A BIG literary week in Accra!

51hg9fpz0gL._BO2,204,203,200_PIsitb-sticker-arrow-click,TopRight,35,-76_AA300_SH20_OU01_This is definitely going to be a heavy literary week in Accra, and when I first realized what the schedule would be, I wondered, on Twitter, whether I should clone myself!

This is definitely going to require a bit of juggling.

It started off with Writers Project of Ghana‘s Sunday evening radio show on CitiFM… with Chibundu Onuzu and Elizabeth-Irene Baitie.

Tuesday 16 July:  Taiye Selasi is doing a reading of her book, Ghana must go, at Taverna Tropicana in Nima.  There will also be music, DJ Kobby Graham.  Time:  from 8pm.  I would have liked to go but I think I might give this one a miss, as I do have to go to work the next morning.  Plus I have another commitment that evening…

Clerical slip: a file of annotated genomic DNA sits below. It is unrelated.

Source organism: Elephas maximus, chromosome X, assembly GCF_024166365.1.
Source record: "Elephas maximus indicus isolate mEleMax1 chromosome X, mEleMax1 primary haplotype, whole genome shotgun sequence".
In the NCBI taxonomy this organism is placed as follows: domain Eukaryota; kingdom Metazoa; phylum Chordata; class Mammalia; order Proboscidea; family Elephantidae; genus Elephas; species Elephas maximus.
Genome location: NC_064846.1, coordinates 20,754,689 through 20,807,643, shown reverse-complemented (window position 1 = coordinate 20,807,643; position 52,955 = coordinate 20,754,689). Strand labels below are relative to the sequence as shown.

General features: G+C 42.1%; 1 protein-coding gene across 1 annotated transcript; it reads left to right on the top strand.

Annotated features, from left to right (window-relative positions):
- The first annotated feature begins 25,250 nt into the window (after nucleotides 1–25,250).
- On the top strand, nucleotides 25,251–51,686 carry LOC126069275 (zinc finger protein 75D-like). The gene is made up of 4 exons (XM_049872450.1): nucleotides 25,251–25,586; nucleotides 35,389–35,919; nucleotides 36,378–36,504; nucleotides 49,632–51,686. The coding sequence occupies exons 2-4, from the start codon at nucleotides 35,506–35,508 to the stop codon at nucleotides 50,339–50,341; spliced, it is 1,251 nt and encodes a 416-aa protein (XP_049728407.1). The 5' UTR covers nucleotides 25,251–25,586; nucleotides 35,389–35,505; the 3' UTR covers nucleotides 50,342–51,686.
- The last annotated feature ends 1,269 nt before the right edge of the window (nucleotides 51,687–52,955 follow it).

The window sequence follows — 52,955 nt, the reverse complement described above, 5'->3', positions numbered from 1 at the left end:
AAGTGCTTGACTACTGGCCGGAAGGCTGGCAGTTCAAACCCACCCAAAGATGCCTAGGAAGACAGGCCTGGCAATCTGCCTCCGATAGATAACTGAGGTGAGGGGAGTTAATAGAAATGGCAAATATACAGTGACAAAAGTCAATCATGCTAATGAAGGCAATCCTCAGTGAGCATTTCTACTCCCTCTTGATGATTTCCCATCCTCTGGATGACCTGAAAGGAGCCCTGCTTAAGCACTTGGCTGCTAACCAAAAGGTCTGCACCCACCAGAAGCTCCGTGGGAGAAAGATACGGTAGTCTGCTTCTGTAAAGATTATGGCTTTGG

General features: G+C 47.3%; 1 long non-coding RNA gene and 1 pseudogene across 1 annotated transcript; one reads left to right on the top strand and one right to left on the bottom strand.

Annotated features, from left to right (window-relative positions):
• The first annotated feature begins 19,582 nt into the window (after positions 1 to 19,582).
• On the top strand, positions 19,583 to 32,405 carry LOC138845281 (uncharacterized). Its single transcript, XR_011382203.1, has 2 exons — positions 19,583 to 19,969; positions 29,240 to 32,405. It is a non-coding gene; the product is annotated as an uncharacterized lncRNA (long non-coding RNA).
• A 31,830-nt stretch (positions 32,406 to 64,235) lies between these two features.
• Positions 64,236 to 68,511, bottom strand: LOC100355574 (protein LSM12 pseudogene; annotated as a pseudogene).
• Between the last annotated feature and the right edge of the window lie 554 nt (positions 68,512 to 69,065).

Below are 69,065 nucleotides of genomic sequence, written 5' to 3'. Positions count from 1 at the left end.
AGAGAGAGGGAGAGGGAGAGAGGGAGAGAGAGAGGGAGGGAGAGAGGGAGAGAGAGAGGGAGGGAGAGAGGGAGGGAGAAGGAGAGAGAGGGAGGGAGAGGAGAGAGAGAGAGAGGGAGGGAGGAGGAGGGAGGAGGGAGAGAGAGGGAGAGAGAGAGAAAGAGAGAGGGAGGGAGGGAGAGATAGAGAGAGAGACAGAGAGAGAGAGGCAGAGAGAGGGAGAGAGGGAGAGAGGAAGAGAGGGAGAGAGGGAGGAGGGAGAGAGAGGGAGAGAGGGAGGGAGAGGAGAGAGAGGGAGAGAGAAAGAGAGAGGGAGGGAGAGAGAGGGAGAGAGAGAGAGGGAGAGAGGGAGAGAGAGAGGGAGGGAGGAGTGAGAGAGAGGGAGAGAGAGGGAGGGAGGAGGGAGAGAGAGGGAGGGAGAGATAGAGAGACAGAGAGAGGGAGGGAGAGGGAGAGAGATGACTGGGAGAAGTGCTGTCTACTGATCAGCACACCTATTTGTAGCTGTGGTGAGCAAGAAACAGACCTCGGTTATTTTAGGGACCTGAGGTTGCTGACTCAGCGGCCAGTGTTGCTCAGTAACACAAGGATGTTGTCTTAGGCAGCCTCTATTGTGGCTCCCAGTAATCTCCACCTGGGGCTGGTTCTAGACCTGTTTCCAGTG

Wednesday 17 July:  two events on the same day!   Chibundu Onuzu and Emmanuel Iduma will be reading at the WEB DuBois Center in Accra, from 6pm.  And, Taiye  Selasi is officially doing her Ghana launch of Ghana must go at Villa Monticello at 7pm [I think I will go to this one.]  I have a copy of her book, which I must start reading.  If there are copies for sale, then maybe I will buy some for work?

Friday 19 July:  Chibundu Onuzu and Martin Egblewogbe are doing readings, organized by Nii Ayikwei Parkes, at Sytris [I think I will go to this].  Onuzu’s book, The spider king’s daughter, is definitely on my wish list!

Thanks to fellow blogger, Creative Writing Ghana, for a composite post on some of these events.


Didn’t miss the latest reading of Ghana Voices

Last week I looked at the Writers Project of Ghana website and saw  there was a reading on 24 October at the Goethe Institut. Given that I looked at it on Thursday, this meant I had  missed the October readings.   I wasn’t very happy with myself, and told the world so.